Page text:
These pouches are fun for me! My first ones of this style were sized for cellphones, with a hanging loop for the belt. Made in acrylic yarn, they are both padded, and hard-wearing. Not only cellphones, but pottery cups benefit from the protection these pouches offer.

Silk garters for Aspasia Bevilacqua

Yellow silk garters for Aspasia Bevilacqua

Aspasia Bevilacqua was looking for garters to go with her new set of clothing. Fortunately, she had some lovely silk yarn of the correct color. After some measurements, and some test runs, I turned an embroidery slate on its side to warp the yarn. I took a bit of a gamble by working each garter separately, the gamble being that the twist must be packed with even tension; however, I measured the warp for both at the same time, and could compare the completed one with the second one as I went. The pattern is created by changing the direction of the twist.


Everyone needs a sexy cap! One is in acrylic yarn, and the other in wool yarn. With the elasticity of the fabric, one size pretty much does fit all. Note that the mid line is visible half-way up the fabric. The top of each is gathered on a cord and tied; that gathering isn’t seen often in period items, but does exist. The opening is chained to provide a relatively firm (if elastic) edge. As you might notice, these demonstrate my favorite twist pattern.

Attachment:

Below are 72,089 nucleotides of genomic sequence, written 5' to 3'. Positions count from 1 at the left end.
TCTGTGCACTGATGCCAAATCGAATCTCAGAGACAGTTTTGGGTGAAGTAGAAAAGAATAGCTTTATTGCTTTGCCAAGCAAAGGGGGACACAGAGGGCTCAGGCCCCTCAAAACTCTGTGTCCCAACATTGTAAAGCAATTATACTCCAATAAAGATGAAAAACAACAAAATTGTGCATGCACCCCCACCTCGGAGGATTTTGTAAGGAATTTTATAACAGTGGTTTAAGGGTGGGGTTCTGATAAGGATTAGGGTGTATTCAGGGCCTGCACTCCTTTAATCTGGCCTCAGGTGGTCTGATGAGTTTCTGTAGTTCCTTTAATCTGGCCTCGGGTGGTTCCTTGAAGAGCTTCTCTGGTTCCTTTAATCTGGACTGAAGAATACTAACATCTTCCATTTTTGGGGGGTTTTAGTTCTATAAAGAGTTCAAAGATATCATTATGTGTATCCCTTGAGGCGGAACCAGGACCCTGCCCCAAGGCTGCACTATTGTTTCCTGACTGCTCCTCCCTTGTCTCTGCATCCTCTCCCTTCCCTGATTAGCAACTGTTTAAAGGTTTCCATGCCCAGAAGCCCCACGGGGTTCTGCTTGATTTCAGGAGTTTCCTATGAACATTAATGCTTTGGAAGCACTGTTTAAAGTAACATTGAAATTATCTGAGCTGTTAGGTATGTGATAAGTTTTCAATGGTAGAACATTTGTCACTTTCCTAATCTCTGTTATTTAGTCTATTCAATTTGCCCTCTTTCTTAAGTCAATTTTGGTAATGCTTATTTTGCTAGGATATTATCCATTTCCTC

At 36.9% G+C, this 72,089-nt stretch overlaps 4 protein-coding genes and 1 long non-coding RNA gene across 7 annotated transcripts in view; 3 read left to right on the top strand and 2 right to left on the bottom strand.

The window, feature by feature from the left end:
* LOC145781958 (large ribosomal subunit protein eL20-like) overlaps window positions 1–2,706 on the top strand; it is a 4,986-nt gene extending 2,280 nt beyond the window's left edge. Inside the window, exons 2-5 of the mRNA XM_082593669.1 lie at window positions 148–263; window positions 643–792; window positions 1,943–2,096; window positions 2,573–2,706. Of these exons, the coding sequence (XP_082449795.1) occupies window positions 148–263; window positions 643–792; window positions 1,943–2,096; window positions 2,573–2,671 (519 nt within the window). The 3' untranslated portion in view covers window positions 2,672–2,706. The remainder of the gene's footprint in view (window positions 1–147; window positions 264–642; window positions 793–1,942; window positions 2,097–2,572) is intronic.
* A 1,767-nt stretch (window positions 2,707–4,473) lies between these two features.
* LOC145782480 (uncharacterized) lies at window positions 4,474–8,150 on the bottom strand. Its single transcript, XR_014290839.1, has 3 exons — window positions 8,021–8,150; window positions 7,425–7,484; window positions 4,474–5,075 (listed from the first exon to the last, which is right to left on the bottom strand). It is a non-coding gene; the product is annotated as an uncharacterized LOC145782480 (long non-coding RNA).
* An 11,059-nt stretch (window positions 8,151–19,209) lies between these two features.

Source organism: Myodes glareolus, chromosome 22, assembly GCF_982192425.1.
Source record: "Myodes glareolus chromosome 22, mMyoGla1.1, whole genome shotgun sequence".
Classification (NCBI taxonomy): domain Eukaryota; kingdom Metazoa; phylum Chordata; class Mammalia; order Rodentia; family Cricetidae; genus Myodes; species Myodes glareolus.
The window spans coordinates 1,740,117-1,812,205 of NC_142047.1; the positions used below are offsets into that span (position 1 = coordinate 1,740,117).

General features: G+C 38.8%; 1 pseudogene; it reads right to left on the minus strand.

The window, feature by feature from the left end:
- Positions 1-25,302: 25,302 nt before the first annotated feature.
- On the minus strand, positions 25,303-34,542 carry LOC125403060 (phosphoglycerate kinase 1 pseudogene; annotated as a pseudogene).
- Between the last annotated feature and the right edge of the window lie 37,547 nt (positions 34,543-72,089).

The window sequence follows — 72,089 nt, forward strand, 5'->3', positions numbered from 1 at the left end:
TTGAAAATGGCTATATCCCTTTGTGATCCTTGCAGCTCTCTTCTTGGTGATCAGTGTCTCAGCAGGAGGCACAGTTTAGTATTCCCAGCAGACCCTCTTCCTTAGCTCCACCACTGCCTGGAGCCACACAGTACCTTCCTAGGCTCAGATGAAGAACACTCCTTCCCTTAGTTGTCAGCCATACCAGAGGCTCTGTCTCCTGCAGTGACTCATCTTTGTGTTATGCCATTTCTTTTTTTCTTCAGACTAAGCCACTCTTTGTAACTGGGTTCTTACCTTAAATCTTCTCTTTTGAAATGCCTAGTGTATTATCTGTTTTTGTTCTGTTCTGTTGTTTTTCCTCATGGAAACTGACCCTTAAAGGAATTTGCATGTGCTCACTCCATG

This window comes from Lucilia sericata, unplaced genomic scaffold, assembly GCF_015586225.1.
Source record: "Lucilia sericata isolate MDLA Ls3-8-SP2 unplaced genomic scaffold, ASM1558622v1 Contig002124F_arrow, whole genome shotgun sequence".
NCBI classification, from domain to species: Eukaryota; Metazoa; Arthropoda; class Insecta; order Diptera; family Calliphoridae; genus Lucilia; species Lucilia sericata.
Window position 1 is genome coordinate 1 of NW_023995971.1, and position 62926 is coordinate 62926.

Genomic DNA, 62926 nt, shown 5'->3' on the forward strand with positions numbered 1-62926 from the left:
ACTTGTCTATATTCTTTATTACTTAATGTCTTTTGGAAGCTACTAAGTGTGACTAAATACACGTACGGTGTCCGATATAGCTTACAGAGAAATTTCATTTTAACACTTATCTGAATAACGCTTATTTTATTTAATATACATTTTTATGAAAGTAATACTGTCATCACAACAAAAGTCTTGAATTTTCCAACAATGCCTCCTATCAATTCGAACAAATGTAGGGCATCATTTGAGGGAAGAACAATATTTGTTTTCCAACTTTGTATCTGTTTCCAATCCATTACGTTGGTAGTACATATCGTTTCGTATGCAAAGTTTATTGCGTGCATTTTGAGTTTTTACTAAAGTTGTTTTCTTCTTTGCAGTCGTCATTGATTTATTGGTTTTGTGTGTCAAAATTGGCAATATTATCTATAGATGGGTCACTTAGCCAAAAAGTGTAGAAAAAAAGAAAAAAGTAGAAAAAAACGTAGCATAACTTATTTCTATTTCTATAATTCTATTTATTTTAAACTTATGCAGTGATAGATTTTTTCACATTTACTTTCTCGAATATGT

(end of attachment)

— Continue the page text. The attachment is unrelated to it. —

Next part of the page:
Shoppers (grocery bags) in cotton. The single color is large and robust, and the ecru and pink has further patterns and integral handles.

As we remove plastic bags from our household, it became an opportunity to do more språng! (Sewn shoppers just didn’t get me excited.) Made in cotton, they are easily machine washable, and expand to hold almost anything you please. These projects were large enough that I used a Salish-type tapestry loom as my frame. For all the immensity of the single-color shopper, making the lark’s-head loops for the drawstrings took longer than the entire body of the bag, which was time-consuming enough. (I’ve been asked if someone could buy one of these. At minimum wage, these are beyond the pocketbook of most people. On the other hand, I teach; it’ll take around forty or so hours to make a shopper.)

Did someone ask “Do you teach”?

Yes, I teach classes. In-person classes may include a kit of a simple frame, beam sticks, multiple thin sticks to maintain the twist while working, yarn, and a latch hook to chain the mid line and ends. I use a simple crochet hook for the last couple of rows of work, and a blunt needle for whatever sewing is needed to join edges.